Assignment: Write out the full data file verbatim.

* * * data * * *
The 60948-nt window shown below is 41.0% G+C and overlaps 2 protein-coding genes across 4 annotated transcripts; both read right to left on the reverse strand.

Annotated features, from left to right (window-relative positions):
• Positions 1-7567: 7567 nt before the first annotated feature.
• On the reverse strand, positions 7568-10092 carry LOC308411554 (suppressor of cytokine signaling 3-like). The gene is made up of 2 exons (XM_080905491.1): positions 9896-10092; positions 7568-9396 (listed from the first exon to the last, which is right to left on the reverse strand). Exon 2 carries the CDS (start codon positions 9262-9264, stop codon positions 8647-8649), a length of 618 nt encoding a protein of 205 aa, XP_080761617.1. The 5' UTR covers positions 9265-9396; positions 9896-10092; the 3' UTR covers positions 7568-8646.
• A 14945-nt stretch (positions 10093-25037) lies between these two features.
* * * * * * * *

The 60948-nt window shown below is 41.0% G+C and overlaps 2 protein-coding genes across 4 annotated transcripts; both read right to left on the reverse strand.

Annotated features, from left to right (window-relative positions):
• Positions 1-7567: 7567 nt before the first annotated feature.
• On the reverse strand, positions 7568-10092 carry LOC308411554 (suppressor of cytokine signaling 3-like). The gene is made up of 2 exons (XM_080905491.1): positions 9896-10092; positions 7568-9396 (listed from the first exon to the last, which is right to left on the reverse strand). Exon 2 carries the CDS (start codon positions 9262-9264, stop codon positions 8647-8649), a length of 618 nt encoding a protein of 205 aa, XP_080761617.1. The 5' UTR covers positions 9265-9396; positions 9896-10092; the 3' UTR covers positions 7568-8646.
• A 14945-nt stretch (positions 10093-25037) lies between these two features.